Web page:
Artistic Director and founding member of Kartemquin Films, Gordon Quinn has been making documentaries for over 50 years. Roger Ebert, of the Chicago Sun-Times, called his first film “Home for Life” (1966) “an extraordinarily moving documentary.” With “Home for Life” Gordon established the direction he would take for the next five decades, making cinéma vérité films that investigate and critique society by documenting the unfolding lives of real people.
At Kartemquin, Gordon created a legacy that is an inspiration for young filmmakers and a home where they can make high-quality, social-issue documentaries. Gordon currently executive produces and works creatively on all of Kartemquin’s current productions. Kartemquin’s best known film, “Hoop Dreams” (1994), executive produced by Gordon, was released theatrically to unprecedented critical acclaim. The film follows two inner-city high school basketball players for five years as they pursue their NBA dreams. Its many honors include the Audience Award at the Sundance Film Festival, The Robert F. Kennedy Journalism Award, Chicago Film Critics Award – Best Picture, Los Angeles Film Critics Association – Best Documentary and an Academy Award Nomination.
Other films Gordon has produced include “Vietnam, Long Time Coming,” “Golub,” “5 Girls,” “Refrigerator Mothers” and “Stevie” (for which he received the Sundance Documentary Cinematography award). Gordon executive produced “Mapping Stem Cell Research: Terra Incognita” and the seven-hour PBS series “The New Americans” (he also directed and photographed the Palestinian segment). He produced a film that deals with the human consequences genetic medicine, “In The Family,” and executive produced two films, one about community based conservation in Africa, “Milking the Rhino,” and “At The Death House Door” on a wrongful execution in Texas. He directed “Prisoner of Her Past,” about a Holocaust survivor suffering from late-onset post-traumatic stress disorder, and co-directed “A Good Man,” about the dancer Bill T. Jones, which was broadcast on PBS’ American Masters.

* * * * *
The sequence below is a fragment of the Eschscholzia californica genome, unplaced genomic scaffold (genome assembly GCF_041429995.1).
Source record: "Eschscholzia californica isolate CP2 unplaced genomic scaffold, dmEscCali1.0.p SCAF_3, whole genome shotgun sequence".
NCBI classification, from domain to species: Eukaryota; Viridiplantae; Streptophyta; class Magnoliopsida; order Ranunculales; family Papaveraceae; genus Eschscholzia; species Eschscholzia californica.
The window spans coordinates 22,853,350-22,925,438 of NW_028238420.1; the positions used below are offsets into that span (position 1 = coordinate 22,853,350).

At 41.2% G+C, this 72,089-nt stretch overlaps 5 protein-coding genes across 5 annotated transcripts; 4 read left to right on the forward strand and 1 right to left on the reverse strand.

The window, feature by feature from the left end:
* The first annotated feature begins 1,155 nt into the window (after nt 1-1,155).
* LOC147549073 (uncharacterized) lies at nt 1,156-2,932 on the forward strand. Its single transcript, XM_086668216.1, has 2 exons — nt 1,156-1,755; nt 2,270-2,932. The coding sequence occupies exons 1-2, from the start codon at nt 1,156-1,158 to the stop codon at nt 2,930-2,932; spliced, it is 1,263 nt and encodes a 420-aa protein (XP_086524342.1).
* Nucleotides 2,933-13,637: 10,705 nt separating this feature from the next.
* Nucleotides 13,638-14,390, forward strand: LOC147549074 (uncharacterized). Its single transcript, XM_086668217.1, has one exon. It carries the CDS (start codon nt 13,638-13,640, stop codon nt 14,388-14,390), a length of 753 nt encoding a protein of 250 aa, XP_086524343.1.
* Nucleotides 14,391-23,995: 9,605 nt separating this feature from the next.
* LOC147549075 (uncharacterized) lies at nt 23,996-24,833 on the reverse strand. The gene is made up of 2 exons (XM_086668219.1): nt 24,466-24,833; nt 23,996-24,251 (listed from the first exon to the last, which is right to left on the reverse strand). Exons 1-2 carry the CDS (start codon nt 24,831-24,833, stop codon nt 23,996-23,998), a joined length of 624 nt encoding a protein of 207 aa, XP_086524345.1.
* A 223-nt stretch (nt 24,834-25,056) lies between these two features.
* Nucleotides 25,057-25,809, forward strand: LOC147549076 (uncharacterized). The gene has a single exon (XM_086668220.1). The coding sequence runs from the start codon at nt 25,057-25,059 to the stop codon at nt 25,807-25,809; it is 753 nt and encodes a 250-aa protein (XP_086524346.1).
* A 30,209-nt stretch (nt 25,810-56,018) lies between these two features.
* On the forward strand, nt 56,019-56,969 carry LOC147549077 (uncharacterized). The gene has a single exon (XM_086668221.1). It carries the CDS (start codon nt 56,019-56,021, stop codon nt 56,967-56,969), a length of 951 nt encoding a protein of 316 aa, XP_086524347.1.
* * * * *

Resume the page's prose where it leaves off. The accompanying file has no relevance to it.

He recently directed “’63 Boycott,” featuring unseen archival 16mm footage of the 1963 Chicago Public Schools Boycott shot by Quinn in 1963. It had it’s New York City premiere at the Museum of Modern Art’s 2018 Doc Fortnight and its Los Angeles premiere at the 2018 Pan African Arts + Film Festival, where it earned the Audience Award for Best Documentary Short.
His recent films as executive producer include “Minding the Gap” (2018 Sundance Special Jury Award winner for Breakthrough Filmmaking), “All The Queens Horses,” “America to Me” (a 10-part series), “Edith+Eddie” (2018 Academy Award-nominee for Best Documentary Short), “Keep Talking” and “Abacus: Small Enough to Jail” (2018 Academy Award-nominee for Best Documentary Feature).
Gordon is a supporter of public and community media, and has served on the boards of several organizations including The Illinois Humanities Council, Chicago Access Network Television and The Public Square Advisory Committee, The Illinois Advisory Committee to the U.S. Commission on Civil Rights. A key leader in creating the Documentary Filmmakers Statement of Best Practices in Fair Use, Gordon encourages filmmakers to educate themselves on the tenets of the fair use doctrine, frequently speaking to the media, legal and educational communities about this fundamental right.
Gordon has won numerous awards throughout his career, including three Emmy awards. He has been honored by the International Documentary Association (IDA) with their 2015 Career Achievement Award; was the recipient of the Hot Springs Documentary Festival’s 2014 Career Achievement Award; was honored with a special tribute at the 2015 Houston Cinema Arts Festival; received CIMMfest’s 2016 BAADASSSSS Award, which honors distinguished careers and lifetime achievement in movies and music; and was honored by the 2016 St. Louis International Film Festival’s Maysles Brothers Lifetime Achievement Award in Documentary.